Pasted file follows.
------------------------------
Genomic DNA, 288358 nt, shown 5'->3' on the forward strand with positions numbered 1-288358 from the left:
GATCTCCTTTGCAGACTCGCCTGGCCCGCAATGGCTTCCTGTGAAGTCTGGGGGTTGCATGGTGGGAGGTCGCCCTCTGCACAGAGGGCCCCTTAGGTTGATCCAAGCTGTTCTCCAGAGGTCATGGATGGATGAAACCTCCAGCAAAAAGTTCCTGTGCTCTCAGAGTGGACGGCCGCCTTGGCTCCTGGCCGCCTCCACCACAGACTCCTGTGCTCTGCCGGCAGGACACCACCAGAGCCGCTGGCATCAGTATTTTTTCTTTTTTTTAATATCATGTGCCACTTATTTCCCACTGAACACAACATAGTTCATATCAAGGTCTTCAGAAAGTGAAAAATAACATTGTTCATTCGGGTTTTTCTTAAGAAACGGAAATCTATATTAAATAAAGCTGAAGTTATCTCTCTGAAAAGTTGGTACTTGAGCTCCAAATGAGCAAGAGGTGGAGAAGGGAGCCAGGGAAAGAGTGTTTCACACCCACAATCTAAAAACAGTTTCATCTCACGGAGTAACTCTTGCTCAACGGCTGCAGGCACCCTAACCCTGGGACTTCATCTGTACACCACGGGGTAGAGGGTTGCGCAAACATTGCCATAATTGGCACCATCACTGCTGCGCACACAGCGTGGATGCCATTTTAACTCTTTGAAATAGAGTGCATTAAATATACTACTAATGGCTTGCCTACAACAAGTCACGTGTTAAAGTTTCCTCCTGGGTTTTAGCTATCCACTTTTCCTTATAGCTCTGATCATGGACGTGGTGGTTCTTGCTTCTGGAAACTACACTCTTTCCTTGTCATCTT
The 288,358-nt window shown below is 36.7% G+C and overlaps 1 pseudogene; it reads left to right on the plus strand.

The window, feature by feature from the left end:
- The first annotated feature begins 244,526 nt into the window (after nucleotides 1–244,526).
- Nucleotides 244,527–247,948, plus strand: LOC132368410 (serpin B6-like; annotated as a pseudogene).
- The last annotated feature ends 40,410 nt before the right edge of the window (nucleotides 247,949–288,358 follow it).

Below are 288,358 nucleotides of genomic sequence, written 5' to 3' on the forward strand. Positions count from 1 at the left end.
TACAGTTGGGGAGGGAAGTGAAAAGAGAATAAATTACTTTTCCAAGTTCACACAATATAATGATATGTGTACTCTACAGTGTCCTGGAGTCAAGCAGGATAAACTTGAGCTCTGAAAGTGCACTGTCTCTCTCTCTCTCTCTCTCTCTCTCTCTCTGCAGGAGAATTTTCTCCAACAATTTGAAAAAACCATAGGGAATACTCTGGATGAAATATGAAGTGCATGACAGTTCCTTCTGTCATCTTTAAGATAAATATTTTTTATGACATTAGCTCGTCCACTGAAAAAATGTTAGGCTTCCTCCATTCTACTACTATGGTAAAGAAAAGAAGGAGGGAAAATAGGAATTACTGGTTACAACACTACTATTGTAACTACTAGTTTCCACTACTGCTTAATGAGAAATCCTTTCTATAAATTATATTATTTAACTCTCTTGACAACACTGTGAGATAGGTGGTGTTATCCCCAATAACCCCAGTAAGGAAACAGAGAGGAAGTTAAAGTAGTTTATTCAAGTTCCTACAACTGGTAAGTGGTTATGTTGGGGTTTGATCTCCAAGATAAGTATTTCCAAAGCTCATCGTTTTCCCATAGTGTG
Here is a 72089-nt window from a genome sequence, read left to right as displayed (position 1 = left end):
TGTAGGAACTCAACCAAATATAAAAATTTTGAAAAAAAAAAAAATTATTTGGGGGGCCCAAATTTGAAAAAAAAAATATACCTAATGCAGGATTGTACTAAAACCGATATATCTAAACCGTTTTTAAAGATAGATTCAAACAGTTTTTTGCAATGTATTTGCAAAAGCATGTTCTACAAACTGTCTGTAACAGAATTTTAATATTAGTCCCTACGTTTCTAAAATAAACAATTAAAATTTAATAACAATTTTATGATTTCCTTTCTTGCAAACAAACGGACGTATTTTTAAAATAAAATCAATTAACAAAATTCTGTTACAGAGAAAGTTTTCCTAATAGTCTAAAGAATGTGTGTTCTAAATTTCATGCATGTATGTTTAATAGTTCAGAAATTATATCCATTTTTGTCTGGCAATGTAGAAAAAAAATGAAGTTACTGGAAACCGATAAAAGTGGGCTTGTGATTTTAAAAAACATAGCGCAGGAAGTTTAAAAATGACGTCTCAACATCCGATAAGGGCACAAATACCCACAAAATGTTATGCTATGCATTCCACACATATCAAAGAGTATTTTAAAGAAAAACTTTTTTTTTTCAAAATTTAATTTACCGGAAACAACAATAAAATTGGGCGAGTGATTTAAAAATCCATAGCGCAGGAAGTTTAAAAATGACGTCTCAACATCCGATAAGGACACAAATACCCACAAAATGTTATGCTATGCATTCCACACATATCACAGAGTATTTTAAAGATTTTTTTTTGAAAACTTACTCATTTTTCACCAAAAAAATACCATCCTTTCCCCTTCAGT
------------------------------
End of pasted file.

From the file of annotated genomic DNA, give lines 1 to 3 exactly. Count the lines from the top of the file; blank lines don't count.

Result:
Genomic DNA, 288358 nt, shown 5'->3' on the forward strand with positions numbered 1-288358 from the left:
GATCTCCTTTGCAGACTCGCCTGGCCCGCAATGGCTTCCTGTGAAGTCTGGGGGTTGCATGGTGGGAGGTCGCCCTCTGCACAGAGGGCCCCTTAGGTTGATCCAAGCTGTTCTCCAGAGGTCATGGATGGATGAAACCTCCAGCAAAAAGTTCCTGTGCTCTCAGAGTGGACGGCCGCCTTGGCTCCTGGCCGCCTCCACCACAGACTCCTGTGCTCTGCCGGCAGGACACCACCAGAGCCGCTGGCATCAGTATTTTTTCTTTTTTTTAATATCATGTGCCACTTATTTCCCACTGAACACAACATAGTTCATATCAAGGTCTTCAGAAAGTGAAAAATAACATTGTTCATTCGGGTTTTTCTTAAGAAACGGAAATCTATATTAAATAAAGCTGAAGTTATCTCTCTGAAAAGTTGGTACTTGAGCTCCAAATGAGCAAGAGGTGGAGAAGGGAGCCAGGGAAAGAGTGTTTCACACCCACAATCTAAAAACAGTTTCATCTCACGGAGTAACTCTTGCTCAACGGCTGCAGGCACCCTAACCCTGGGACTTCATCTGTACACCACGGGGTAGAGGGTTGCGCAAACATTGCCATAATTGGCACCATCACTGCTGCGCACACAGCGTGGATGCCATTTTAACTCTTTGAAATAGAGTGCATTAAATATACTACTAATGGCTTGCCTACAACAAGTCACGTGTTAAAGTTTCCTCCTGGGTTTTAGCTATCCACTTTTCCTTATAGCTCTGATCATGGACGTGGTGGTTCTTGCTTCTGGAAACTACACTCTTTCCTTGTCATCTT
The 288,358-nt window shown below is 36.7% G+C and overlaps 1 pseudogene; it reads left to right on the plus strand.